Ten people have been killed and at least 15 others injured after stabbings in the Saskatchewan province of Canada.
The attacks happened at multiple locations, with police investigating 13 crime scenes, the Royal Canadian Mounted Police in Saskatchewan said.
Officers are hunting for two suspects, Damien Sanderson and Myles Sanderson, who it is believed are travelling in a black Nissan Rogue.
Some of the victims appeared to have been targeted, while others were attacked randomly, police say, adding there may be additional injured victims who transported themselves to various hospitals.
Canadian Prime Minister Justin Trudeau described the incidents as “horrific and heartbreaking” while the province’s premier, Scott Moe, tweeted he had no words to “adequately describe the pain and loss caused by this senseless violence”.
The Saskatchewan Health Authority said patients were being treated at several sites.
“A call for additional staff was issued to respond to the influx of casualties,” authority spokeswoman Anne Linemann said.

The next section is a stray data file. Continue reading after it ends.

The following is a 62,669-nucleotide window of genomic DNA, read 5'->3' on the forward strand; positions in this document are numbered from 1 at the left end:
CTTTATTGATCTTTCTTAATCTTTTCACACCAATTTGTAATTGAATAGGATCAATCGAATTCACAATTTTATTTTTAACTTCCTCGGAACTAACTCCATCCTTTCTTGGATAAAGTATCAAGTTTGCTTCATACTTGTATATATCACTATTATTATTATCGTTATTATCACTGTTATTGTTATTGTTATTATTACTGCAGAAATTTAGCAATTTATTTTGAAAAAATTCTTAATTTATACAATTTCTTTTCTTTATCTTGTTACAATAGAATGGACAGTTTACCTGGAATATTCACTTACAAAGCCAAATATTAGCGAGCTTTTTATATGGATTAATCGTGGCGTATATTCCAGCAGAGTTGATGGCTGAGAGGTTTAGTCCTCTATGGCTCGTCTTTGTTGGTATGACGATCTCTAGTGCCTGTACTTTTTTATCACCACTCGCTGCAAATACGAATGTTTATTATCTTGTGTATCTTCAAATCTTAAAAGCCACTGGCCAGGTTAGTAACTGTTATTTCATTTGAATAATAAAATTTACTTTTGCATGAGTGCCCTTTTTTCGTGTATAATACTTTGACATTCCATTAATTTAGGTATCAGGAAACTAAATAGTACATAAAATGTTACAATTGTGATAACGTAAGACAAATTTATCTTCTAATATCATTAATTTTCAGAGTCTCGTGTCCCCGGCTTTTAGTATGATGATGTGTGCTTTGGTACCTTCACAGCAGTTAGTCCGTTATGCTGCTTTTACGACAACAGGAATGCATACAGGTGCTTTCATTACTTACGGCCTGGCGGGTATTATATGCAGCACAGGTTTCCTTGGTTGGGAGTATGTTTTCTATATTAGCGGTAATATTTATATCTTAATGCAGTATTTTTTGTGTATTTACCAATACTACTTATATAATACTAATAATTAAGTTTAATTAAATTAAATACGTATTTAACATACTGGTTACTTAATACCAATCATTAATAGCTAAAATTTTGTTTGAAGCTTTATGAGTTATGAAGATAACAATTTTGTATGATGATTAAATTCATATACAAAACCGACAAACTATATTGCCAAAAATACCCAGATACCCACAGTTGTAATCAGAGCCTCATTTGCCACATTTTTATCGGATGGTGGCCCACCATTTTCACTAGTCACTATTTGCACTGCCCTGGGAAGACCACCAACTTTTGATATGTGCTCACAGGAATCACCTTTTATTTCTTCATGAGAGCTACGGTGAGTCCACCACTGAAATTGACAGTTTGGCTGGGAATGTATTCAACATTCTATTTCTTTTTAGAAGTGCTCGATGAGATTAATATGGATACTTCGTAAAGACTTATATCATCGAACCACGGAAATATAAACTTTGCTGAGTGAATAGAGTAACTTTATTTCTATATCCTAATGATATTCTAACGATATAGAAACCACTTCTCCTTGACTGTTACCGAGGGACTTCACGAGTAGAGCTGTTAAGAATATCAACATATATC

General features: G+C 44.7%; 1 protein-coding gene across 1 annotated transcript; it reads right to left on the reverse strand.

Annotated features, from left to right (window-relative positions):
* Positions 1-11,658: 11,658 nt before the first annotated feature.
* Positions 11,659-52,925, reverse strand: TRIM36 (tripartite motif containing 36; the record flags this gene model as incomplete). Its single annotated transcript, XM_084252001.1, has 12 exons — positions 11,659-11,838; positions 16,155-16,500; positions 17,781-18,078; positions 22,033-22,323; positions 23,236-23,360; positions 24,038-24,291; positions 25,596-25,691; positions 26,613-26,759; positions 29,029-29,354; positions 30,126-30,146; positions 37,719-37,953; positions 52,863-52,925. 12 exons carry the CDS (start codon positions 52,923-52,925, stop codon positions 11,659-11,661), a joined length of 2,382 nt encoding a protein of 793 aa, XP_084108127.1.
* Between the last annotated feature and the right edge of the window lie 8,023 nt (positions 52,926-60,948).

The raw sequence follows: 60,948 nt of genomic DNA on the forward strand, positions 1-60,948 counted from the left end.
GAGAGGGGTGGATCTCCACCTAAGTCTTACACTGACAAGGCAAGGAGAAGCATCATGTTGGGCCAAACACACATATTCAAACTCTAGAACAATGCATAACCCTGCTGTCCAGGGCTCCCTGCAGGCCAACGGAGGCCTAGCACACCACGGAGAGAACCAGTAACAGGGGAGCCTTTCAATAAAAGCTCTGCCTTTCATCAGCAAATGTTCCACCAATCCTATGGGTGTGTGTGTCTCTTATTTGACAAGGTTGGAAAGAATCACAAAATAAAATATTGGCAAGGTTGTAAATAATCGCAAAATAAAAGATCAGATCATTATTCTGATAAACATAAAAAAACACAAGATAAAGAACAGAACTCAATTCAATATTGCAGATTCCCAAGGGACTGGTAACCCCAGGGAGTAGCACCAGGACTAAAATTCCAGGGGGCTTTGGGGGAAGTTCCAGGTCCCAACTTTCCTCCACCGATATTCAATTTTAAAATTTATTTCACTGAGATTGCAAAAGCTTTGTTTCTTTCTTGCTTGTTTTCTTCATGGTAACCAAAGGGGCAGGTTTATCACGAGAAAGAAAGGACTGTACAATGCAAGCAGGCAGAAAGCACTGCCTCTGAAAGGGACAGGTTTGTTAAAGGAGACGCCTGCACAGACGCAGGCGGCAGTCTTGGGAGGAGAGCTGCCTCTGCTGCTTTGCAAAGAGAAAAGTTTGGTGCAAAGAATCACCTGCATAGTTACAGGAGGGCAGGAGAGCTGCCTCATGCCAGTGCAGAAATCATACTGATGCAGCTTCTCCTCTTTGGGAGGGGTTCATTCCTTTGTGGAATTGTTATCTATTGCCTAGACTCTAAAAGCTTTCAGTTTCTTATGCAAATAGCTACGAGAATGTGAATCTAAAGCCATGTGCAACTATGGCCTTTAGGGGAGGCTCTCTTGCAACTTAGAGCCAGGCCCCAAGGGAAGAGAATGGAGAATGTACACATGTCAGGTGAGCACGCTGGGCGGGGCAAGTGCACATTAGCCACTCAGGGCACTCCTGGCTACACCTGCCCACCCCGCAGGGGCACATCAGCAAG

Mark Oddan, ambulance service spokesman, said two helicopters were dispatched from nearby Saskatoon, Saskatchewan and another from Regina, following the stabbings at the indigenous community of James Smith Cree Nation and in the nearby village of Weldon.
The public was warned to take “appropriate precautions”.
“Do not leave a secure location. Use caution allowing others into your residence. Do not approach suspicious persons. Do not pick up hitch-hikers,” police said.
The search area is crowded as fans had descended on nearby Regina for a sold-out bank holiday Canadian Football League game.
One of the teams scheduled to play, the Saskatchewan Roughriders, said additional security and law enforcement officers had been deployed to the game’s venue, the Mosaic Stadium.
The Regina Police Service said with the help of the Mounties, they were working on several fronts to arrest the suspects and had “deployed additional resources for public safety throughout the city, including the football game”.
The stabbings were certain to reverberate throughout Canada, which is unaccustomed to bouts of mass violence more commonly seen across the southern border in the US.